Note that in the video I say 24 hours several times. This is because 24 is a better number than 13.
My wife pointed this out to me after she finished her sandwich earlier this afternoon. I had been complaining about the Smokehouse Brisket as she ate, ranting about the inclusion of mayonnaise, the generically sweet barbecue sauce, and crispy onions becoming the hallmark of the over-$5 premium sandwich.
"It's Arby's" she said with a shrug, as if that explained everything. It did not, and I said so. "I've been eating there for years, and it's always been the same: bland meat, bland bread, and sauces and toppings to add actual flavor."
She's onto something. A plain roast beef sandwich from Arby's is about as boring as fast food gets. Add a little Horsey and Arby's sauce, and it's a party. The Beef and Cheddar is all about the cheese and sauce. The more recent mini sandwiches the chain has released? Cripy onions and sauce.
The Smokehouse Brisket could have been different.
The meat in this sandwich, eaten on its own, is actually rather lovely. A little dry, which often happens during the extended smoking process required to make the network of connective tissue running through the beef cut edible, but definitely flavorful. If you handed it to me on a plate by itself, I'd guess it came from one of the several hundred barbecue joints within a ten-mile radius of my home.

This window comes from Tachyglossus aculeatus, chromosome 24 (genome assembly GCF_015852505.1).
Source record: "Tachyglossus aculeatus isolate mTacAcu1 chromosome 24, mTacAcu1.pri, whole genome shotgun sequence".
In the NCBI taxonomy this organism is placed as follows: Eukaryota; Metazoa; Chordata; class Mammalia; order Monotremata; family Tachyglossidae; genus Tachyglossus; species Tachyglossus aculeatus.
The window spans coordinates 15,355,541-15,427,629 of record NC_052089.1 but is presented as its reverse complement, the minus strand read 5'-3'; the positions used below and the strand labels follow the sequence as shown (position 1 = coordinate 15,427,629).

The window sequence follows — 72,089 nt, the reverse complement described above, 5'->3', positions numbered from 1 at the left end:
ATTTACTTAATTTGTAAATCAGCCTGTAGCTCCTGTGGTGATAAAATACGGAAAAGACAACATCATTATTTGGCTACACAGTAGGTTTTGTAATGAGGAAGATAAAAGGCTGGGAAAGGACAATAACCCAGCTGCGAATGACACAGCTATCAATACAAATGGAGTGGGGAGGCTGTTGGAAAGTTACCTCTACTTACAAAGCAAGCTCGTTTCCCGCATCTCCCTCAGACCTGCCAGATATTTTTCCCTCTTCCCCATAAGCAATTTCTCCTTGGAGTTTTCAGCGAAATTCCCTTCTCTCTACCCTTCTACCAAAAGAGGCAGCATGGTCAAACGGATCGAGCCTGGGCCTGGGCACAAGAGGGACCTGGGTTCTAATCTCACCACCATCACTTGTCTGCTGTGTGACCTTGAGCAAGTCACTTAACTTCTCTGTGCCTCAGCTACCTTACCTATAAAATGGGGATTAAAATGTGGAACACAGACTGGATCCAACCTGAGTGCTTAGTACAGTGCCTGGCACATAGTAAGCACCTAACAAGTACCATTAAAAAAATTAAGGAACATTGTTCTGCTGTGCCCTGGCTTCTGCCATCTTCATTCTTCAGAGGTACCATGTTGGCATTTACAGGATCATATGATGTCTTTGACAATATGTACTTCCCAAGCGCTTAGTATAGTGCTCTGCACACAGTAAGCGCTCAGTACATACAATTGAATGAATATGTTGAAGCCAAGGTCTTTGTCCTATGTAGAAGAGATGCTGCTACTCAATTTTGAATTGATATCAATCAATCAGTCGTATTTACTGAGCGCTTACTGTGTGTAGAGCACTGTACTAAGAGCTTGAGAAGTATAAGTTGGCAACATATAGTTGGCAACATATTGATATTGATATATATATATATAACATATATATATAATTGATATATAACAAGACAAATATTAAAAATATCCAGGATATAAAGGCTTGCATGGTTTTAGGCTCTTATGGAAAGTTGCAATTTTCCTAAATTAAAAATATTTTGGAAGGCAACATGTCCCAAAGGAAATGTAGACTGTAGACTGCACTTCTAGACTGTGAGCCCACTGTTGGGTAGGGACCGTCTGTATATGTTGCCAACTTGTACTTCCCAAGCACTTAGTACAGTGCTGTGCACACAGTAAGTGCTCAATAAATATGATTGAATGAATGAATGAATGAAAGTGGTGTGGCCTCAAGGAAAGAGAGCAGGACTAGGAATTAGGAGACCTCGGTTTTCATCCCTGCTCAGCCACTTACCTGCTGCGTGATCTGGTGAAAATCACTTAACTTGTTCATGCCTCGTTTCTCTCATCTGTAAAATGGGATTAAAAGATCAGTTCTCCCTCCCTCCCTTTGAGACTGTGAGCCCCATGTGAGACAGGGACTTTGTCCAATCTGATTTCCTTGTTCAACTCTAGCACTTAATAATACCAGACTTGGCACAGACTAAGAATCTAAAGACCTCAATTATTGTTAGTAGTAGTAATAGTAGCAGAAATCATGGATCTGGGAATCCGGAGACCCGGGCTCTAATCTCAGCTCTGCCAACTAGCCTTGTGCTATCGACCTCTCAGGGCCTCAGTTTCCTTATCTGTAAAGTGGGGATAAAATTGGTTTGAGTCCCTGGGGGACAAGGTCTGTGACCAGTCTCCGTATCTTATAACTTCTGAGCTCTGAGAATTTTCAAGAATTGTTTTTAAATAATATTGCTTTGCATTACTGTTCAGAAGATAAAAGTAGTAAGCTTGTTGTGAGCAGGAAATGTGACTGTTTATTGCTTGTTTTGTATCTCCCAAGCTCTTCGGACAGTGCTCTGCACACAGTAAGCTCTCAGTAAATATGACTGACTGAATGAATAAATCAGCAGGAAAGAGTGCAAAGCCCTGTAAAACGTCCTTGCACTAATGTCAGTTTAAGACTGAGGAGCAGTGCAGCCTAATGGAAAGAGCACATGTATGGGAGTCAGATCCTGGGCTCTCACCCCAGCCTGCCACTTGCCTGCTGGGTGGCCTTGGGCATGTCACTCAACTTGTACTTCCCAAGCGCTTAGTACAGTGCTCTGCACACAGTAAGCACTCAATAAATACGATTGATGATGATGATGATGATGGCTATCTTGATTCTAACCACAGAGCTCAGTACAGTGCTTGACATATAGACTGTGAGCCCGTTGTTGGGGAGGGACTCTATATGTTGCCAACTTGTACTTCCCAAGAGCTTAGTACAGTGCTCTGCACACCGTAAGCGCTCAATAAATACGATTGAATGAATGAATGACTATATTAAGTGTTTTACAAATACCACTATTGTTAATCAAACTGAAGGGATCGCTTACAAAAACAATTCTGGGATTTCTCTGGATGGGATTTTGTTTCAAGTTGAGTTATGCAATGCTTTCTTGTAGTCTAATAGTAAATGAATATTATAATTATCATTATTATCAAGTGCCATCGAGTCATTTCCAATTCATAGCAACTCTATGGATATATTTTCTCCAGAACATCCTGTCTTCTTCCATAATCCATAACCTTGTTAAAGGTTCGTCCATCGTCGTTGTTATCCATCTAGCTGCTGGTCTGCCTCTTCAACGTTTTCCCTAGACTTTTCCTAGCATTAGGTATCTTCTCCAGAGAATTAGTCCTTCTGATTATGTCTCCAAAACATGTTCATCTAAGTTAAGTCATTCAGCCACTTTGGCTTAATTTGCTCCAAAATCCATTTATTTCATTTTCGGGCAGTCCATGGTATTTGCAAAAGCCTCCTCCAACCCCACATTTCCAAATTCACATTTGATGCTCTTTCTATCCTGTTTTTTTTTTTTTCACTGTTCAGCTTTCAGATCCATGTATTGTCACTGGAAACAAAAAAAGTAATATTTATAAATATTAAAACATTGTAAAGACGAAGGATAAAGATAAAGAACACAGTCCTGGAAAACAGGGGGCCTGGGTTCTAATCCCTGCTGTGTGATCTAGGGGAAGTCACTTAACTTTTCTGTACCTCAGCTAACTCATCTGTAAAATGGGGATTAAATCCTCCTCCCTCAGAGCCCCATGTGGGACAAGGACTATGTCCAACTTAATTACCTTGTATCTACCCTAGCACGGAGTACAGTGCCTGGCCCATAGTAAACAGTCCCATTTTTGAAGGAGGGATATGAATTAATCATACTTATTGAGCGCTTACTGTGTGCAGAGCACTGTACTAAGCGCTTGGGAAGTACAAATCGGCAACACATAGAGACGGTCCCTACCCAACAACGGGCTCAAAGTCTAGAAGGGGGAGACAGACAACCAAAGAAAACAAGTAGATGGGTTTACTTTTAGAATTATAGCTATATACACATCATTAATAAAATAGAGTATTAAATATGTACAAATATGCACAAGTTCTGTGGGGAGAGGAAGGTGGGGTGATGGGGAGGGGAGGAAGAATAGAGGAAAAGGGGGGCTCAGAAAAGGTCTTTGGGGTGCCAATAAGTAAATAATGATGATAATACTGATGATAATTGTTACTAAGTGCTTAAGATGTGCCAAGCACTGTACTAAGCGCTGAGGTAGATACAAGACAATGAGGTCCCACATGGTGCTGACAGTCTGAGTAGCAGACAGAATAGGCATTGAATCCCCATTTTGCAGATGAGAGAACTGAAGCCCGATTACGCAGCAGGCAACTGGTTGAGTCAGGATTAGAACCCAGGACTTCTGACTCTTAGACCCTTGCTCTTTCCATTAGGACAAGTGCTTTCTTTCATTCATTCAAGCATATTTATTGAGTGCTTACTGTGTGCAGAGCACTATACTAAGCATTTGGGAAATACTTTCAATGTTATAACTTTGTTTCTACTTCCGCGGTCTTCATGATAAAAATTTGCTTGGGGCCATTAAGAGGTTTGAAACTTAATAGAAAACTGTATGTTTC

If Arby's had stopped there, maybe left the sauce on the side, this would be a triumph of fast food animal flesh. But they couldn't leave it alone. It's not Arby's style.
Smoked gouda? Okay, I can handle some smoked gouda, even if the slice here seemed a bit old around the edges. The crispy onions might have been nice, but they're placed underneath Arby's patented phoning-it-in barbecue sauce, becoming mush onions, which isn't quite the same.
And then there's the mayonnaise, the ultimate condiment cop-out. The Arby's food scientist who tasted this sandwich and said, "You know what this really needs? Mayonnaise," should have his taste buds sanded off. Seriously, what the hell?
Buried deep within this gooey morass of overwhelming flavors and ruined textures there is a delicious pile of smoked brisket. It sits there, sullen, wondering why its makers didn't have enough faith in it to let it stand on its own. I may have just described the setup for the next Pixar feature.
Snacktaku is Kotaku's take on the wild and wonderful world of eating things, but not eating meals. Eating meals is for those with too much time on their hands. Past critiques can be found at the Snacktaku review archive.